Syrian refugee among guests in Obama's final State of the Union address

Refaai Hamo, a scientist who fled Syria and to resettle in Michigan with his family, will be one of the guests for the president's last State of the Union address on Tuesday. 

Pablo Martinez Monsivais/AP Photo/File
In this Jan. 20, 2015, file photo, President Barack Obama waves before giving his State of the Union address before a joint session of Congress on Capitol Hill in Washington. A Syrian refugee will be among the guests for the president's final State of the Union on Tuesday, Jan. 12.

A Syrian scientist stricken with cancer and seeking a new start for his family in Michigan will represent Syrian refugees as a guest of first lady Michelle Obama for the president's final State of the Union address.

President Barack Obama has committed to accepting an additional 10,000 Syrian refugees, but some Republican lawmakers and presidential candidates are critical of the expansion. Republican presidential candidate Ted Cruz, for example, noted the recent arrest of two Iraqi refugees. During an interview with CNN that aired Sunday, Cruz emphasized that they came to the United States "using the same vetting that President Obama wants us to trust with Syrian refugees."

Refaai Hamo, his son and three daughters landed at Detroit Metropolitan Airport in December, anxious to rebuild their lives. Hamo fled to Turkey from Syria after a missile attack killed his wife and one other daughter. Hamo was profiled on the popular photo blog Humans of New York and identified as "The Scientist."

The White House said Sunday that Hamo will be among about 20 guests who will sit near the first lady on Tuesday. The guests include several veterans and service members, including one of the three Americans who thwarted a terrorist attack aboard a Paris-bound train.

Those on the guest list will highlight issues that Obama has attempted to prioritize during his tenure, such as expanded health insurance coverage, and issues that he hopes to work on during his final year, such as criminal justice reform. The guest list includes a California man whose partner was killed in the San Bernardino attack, the first female Army Reserve officer to graduate from the Army's elite Ranger School and a plaintiff in the landmark Supreme Court case that found same-sex couples have a constitutional right to marry. One seat will be empty, to represent the victims of gun violence.

Obama read about Hamo's story last month. His cancer had gone untreated because he lacked health insurance. The actor, Ed Norton, set up for the Hamo family an online fundraising campaign that raised more than $450,000. The White House described Hamo as living the kind of life in Syria that is associated with the American dream. He married his college sweetheart, and they built a life together before a missile tore through the complex he helped design and where his family lived.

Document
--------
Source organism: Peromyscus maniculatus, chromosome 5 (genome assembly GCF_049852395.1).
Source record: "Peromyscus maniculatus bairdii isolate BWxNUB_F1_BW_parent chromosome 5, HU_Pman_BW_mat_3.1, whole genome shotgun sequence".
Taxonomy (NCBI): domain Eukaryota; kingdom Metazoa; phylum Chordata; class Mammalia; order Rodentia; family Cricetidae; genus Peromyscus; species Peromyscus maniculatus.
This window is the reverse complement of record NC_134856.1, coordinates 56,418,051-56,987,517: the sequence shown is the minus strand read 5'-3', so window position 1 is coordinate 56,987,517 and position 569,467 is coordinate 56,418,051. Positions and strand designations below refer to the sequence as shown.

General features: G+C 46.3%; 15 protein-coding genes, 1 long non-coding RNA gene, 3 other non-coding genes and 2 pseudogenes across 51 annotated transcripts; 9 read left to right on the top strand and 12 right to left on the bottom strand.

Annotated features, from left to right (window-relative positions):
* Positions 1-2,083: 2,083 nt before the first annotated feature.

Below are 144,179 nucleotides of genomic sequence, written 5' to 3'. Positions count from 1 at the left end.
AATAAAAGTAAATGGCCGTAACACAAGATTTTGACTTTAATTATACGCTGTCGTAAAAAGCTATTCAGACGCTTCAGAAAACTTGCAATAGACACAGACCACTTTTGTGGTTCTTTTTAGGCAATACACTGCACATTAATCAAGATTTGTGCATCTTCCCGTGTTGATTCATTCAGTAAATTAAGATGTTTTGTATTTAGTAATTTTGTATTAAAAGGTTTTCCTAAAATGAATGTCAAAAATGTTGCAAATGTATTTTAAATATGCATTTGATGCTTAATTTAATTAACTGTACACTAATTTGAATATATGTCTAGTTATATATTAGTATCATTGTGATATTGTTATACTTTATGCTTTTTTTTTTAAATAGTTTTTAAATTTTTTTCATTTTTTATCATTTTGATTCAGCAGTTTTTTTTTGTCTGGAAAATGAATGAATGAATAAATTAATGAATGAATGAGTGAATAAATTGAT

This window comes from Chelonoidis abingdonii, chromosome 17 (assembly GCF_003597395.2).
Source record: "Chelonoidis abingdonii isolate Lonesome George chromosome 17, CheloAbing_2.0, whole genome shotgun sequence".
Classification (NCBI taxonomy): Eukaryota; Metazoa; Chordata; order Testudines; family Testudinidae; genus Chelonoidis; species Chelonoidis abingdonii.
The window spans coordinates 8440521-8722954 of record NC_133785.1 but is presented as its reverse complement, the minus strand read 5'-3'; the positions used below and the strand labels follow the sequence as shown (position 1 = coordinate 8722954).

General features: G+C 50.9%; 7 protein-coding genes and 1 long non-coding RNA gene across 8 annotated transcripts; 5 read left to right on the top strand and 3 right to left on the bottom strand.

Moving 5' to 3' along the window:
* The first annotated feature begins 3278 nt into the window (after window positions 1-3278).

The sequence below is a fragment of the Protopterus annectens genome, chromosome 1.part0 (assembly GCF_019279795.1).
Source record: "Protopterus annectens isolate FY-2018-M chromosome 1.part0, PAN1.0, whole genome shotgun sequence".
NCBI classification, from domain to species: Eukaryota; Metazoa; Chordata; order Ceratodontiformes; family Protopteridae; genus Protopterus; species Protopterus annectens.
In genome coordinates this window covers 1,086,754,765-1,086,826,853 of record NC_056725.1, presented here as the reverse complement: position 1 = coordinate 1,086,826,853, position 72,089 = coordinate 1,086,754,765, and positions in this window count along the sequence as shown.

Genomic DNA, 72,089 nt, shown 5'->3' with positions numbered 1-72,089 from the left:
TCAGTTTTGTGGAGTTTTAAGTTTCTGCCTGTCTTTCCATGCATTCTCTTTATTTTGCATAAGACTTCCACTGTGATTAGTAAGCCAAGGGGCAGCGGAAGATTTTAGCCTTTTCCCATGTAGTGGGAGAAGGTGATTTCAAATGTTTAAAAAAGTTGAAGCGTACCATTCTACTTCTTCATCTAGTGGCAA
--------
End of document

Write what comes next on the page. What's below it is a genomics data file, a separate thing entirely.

Obama told Hamo through a Facebook posting that, "Yes, you can still make a difference in the world, and we're proud that you'll pursue your dreams here. Welcome to your new home. You're part of what makes America great."

Other guests include:

— Staff Sgt. Spencer Stone of Sacramento, California, who, along with Anthony Sadler and U.S. Army Specialist Alex Skarlatos, stopped a man from opening fire on passengers aboard a crowded Paris-bound train.

— Oscar Vazquez of Fort Worth, Texas, a veteran who came to the U.S. as a child from Mexico, and now works as a business analyst and advocate for Latino students.

— Sue Ellen Allen of Scottsdale Arizona, co-founder of a nonprofit that helps former prisoners re-enter society.

You've read  of  free articles. Subscribe to continue.

Dear Reader,

About a year ago, I happened upon this statement about the Monitor in the Harvard Business Review – under the charming heading of “do things that don’t interest you”:

“Many things that end up” being meaningful, writes social scientist Joseph Grenny, “have come from conference workshops, articles, or online videos that began as a chore and ended with an insight. My work in Kenya, for example, was heavily influenced by a Christian Science Monitor article I had forced myself to read 10 years earlier. Sometimes, we call things ‘boring’ simply because they lie outside the box we are currently in.”

If you were to come up with a punchline to a joke about the Monitor, that would probably be it. We’re seen as being global, fair, insightful, and perhaps a bit too earnest. We’re the bran muffin of journalism.

But you know what? We change lives. And I’m going to argue that we change lives precisely because we force open that too-small box that most human beings think they live in.

The Monitor is a peculiar little publication that’s hard for the world to figure out. We’re run by a church, but we’re not only for church members and we’re not about converting people. We’re known as being fair even as the world becomes as polarized as at any time since the newspaper’s founding in 1908.

We have a mission beyond circulation, we want to bridge divides. We’re about kicking down the door of thought everywhere and saying, “You are bigger and more capable than you realize. And we can prove it.”

If you’re looking for bran muffin journalism, you can subscribe to the Monitor for $15. You’ll get the Monitor Weekly magazine, the Monitor Daily email, and unlimited access to CSMonitor.com.